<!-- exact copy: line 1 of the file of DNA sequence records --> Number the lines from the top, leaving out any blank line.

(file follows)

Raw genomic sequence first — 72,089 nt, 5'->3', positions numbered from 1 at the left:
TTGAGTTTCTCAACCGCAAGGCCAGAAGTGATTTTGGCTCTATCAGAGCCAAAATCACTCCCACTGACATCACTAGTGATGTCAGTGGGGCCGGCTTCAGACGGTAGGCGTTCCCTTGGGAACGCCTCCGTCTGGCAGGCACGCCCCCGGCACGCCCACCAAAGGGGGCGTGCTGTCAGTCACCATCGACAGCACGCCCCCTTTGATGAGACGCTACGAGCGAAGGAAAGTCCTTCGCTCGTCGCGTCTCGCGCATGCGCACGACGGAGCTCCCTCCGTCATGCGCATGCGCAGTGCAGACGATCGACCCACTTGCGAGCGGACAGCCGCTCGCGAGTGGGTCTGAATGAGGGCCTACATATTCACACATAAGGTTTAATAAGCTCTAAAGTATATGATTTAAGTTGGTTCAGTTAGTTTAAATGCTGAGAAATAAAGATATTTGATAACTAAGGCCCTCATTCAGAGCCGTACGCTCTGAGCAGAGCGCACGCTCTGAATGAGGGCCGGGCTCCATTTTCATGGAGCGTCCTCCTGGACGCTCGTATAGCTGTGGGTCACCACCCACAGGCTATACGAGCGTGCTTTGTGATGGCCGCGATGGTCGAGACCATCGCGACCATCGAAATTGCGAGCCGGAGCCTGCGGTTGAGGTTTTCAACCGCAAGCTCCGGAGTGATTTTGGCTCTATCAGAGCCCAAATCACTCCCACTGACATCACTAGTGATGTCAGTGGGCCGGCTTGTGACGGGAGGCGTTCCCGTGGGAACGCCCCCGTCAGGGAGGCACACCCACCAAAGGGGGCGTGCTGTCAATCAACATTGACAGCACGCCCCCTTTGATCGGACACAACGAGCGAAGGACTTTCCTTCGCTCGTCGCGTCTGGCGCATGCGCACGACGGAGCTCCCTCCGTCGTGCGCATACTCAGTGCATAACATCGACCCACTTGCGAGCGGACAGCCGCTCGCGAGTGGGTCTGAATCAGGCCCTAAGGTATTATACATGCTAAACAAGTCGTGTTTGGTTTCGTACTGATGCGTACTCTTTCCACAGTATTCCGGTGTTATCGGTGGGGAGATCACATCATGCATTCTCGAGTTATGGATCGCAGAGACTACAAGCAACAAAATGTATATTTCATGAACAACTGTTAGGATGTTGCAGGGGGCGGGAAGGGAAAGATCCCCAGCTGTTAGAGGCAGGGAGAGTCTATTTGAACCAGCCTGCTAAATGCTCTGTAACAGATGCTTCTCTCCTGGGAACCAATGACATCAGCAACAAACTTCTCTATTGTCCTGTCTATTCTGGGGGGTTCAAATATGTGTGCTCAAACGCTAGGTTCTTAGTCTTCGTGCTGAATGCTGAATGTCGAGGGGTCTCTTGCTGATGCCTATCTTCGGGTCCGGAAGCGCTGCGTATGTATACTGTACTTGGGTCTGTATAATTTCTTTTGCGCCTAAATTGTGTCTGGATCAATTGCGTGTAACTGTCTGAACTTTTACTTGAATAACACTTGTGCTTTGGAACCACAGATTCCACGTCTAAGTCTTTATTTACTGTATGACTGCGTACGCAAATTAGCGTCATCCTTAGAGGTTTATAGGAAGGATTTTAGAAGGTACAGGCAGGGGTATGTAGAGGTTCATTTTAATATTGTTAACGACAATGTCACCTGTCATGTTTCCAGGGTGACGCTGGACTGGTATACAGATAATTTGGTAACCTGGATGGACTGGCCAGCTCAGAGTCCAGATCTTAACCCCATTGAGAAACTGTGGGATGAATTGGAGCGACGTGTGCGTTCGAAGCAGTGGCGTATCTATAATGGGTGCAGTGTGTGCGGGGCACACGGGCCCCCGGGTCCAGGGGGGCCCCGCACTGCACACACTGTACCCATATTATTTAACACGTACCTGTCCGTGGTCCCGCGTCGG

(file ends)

Raw genomic sequence first — 72,089 nt, 5'->3', positions numbered from 1 at the left: